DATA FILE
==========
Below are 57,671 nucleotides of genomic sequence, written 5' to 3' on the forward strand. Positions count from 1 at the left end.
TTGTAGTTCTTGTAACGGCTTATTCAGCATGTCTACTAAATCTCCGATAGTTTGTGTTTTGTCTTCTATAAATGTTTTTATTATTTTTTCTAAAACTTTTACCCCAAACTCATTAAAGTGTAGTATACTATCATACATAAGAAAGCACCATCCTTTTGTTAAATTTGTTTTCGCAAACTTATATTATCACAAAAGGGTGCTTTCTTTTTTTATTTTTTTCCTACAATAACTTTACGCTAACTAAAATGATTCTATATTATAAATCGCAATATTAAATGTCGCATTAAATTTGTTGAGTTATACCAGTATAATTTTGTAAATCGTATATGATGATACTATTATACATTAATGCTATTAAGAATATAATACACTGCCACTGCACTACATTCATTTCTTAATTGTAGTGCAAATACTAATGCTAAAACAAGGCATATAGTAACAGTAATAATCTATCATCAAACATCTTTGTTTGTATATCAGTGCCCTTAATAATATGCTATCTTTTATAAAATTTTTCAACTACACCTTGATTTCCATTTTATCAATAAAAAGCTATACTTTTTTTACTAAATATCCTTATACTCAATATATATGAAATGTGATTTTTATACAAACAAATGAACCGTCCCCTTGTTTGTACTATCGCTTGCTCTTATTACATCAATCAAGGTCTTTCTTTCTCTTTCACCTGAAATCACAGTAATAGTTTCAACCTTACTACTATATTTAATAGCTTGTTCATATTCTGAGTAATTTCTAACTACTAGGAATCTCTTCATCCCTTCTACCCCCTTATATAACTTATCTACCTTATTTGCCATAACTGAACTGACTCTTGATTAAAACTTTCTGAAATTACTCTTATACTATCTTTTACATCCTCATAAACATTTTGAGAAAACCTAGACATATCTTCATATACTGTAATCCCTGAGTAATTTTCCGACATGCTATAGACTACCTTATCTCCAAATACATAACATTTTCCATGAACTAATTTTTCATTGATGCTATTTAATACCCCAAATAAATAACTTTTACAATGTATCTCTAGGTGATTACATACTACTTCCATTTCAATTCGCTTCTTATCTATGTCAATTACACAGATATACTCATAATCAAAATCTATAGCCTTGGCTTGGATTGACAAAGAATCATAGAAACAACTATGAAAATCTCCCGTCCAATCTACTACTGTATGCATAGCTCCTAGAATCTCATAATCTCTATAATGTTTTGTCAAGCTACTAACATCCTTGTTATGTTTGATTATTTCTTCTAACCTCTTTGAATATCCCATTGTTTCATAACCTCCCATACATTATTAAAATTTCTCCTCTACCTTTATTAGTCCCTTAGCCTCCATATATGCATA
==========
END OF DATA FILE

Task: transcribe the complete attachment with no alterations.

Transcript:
Below are 57,671 nucleotides of genomic sequence, written 5' to 3' on the forward strand. Positions count from 1 at the left end.
TTGTAGTTCTTGTAACGGCTTATTCAGCATGTCTACTAAATCTCCGATAGTTTGTGTTTTGTCTTCTATAAATGTTTTTATTATTTTTTCTAAAACTTTTACCCCAAACTCATTAAAGTGTAGTATACTATCATACATAAGAAAGCACCATCCTTTTGTTAAATTTGTTTTCGCAAACTTATATTATCACAAAAGGGTGCTTTCTTTTTTTATTTTTTTCCTACAATAACTTTACGCTAACTAAAATGATTCTATATTATAAATCGCAATATTAAATGTCGCATTAAATTTGTTGAGTTATACCAGTATAATTTTGTAAATCGTATATGATGATACTATTATACATTAATGCTATTAAGAATATAATACACTGCCACTGCACTACATTCATTTCTTAATTGTAGTGCAAATACTAATGCTAAAACAAGGCATATAGTAACAGTAATAATCTATCATCAAACATCTTTGTTTGTATATCAGTGCCCTTAATAATATGCTATCTTTTATAAAATTTTTCAACTACACCTTGATTTCCATTTTATCAATAAAAAGCTATACTTTTTTTACTAAATATCCTTATACTCAATATATATGAAATGTGATTTTTATACAAACAAATGAACCGTCCCCTTGTTTGTACTATCGCTTGCTCTTATTACATCAATCAAGGTCTTTCTTTCTCTTTCACCTGAAATCACAGTAATAGTTTCAACCTTACTACTATATTTAATAGCTTGTTCATATTCTGAGTAATTTCTAACTACTAGGAATCTCTTCATCCCTTCTACCCCCTTATATAACTTATCTACCTTATTTGCCATAACTGAACTGACTCTTGATTAAAACTTTCTGAAATTACTCTTATACTATCTTTTACATCCTCATAAACATTTTGAGAAAACCTAGACATATCTTCATATACTGTAATCCCTGAGTAATTTTCCGACATGCTATAGACTACCTTATCTCCAAATACATAACATTTTCCATGAACTAATTTTTCATTGATGCTATTTAATACCCCAAATAAATAACTTTTACAATGTATCTCTAGGTGATTACATACTACTTCCATTTCAATTCGCTTCTTATCTATGTCAATTACACAGATATACTCATAATCAAAATCTATAGCCTTGGCTTGGATTGACAAAGAATCATAGAAACAACTATGAAAATCTCCCGTCCAATCTACTACTGTATGCATAGCTCCTAGAATCTCATAATCTCTATAATGTTTTGTCAAGCTACTAACATCCTTGTTATGTTTGATTATTTCTTCTAACCTCTTTGAATATCCCATTGTTTCATAACCTCCCATACATTATTAAAATTTCTCCTCTACCTTTATTAGTCCCTTAGCCTCCATATATGCATA